“Let’s not pull punches. This is the result of a national conservative crusade to legislate against the most intimate matters of a woman’s basic healthcare. I’m sure there are some elected officials who would like us to stop talking about abortion. Well, too bad,” the governor said to applause from Democrats in the audience.
The Chicago Democrat’s budget address came after Pritzker won a clear mandate from voters by trouncing his Republican opponent last fall and marked the first time the governor appeared before a joint session of the legislature since the beginning of the pandemic. Last year’s budget speech was remote because of a snowstorm.
The newly seated group of lawmakers he addressed is still heavily Democratic with clear-cut supermajorities in both the House and Senate, meaning Pritzker’s legislative priorities stand a reasonable chance of getting through the statehouse by May relatively unscathed.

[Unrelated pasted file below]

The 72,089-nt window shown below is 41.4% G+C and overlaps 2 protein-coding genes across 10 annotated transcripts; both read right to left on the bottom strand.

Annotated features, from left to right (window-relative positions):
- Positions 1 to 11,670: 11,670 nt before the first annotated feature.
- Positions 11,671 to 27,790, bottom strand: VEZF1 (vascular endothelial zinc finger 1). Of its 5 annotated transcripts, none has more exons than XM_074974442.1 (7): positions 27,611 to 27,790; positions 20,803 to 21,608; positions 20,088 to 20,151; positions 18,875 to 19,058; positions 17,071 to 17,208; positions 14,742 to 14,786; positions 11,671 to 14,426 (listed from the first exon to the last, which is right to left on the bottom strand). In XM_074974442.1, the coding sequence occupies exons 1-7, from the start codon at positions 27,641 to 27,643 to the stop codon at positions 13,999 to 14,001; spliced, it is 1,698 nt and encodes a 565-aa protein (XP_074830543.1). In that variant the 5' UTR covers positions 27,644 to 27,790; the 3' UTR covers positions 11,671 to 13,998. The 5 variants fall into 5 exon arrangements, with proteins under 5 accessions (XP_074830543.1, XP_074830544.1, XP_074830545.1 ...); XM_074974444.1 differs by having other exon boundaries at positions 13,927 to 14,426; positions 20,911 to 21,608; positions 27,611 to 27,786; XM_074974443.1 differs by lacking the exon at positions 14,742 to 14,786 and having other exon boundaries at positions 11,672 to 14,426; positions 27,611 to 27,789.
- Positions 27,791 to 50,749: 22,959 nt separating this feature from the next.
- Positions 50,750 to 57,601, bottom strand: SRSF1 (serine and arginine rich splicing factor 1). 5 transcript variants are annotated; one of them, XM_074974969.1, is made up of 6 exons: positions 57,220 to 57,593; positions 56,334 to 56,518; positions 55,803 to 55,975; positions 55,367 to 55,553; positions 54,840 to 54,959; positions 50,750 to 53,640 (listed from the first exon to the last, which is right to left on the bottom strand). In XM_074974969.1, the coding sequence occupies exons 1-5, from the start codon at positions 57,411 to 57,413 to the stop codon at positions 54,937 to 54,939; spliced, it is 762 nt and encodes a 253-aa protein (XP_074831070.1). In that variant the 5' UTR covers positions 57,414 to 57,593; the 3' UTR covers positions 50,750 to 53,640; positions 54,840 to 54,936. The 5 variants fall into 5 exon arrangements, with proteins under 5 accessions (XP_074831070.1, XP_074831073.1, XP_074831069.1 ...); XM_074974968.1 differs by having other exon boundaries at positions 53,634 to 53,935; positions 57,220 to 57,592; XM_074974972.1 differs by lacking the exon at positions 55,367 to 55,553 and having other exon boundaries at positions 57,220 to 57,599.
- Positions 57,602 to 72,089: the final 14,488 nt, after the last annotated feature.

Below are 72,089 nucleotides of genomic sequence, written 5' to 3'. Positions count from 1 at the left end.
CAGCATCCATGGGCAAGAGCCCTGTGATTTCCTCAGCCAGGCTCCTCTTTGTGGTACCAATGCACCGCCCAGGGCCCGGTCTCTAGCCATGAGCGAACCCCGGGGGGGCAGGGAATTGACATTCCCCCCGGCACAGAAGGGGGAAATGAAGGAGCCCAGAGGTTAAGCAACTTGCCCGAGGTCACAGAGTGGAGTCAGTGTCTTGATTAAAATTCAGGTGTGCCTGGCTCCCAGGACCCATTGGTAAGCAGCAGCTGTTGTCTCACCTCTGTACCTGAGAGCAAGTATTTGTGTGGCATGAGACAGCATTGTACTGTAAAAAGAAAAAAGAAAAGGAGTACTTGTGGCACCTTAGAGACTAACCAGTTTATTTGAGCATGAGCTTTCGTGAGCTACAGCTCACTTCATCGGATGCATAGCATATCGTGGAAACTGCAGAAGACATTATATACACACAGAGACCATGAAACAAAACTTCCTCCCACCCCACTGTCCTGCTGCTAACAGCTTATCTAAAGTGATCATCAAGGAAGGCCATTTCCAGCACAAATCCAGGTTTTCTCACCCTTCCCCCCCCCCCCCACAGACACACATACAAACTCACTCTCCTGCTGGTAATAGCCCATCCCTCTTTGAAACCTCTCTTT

While Republicans lack the numbers to build any kind of meaningful roadblocks to Pritzker and the Democrats, that didn’t stop them from attacking the governor’s budgetary blueprint for the state’s 2024 fiscal year.
House Minority Leader Tony McCombie, R-Savanna, criticized the new spending the governor proposed, saying it would “require future tax increases or cuts to vital programs serving our most vulnerable.”
And state Rep. Dan Ugaste, R-Geneva, said Pritzker’s spending blueprint will hurt Illinois businesses.
“In response to the glaring issues which Illinois faces – sky high property taxes, endless regulations, and other unnecessary costs – Gov. Pritzker is proposing new spending on Illinois’ budgetary house of cards,” he said. “This budget proposal will do nothing but hinder our terrible climate for job creators and cause Illinois families to find moving trucks out of our unaffordable state.”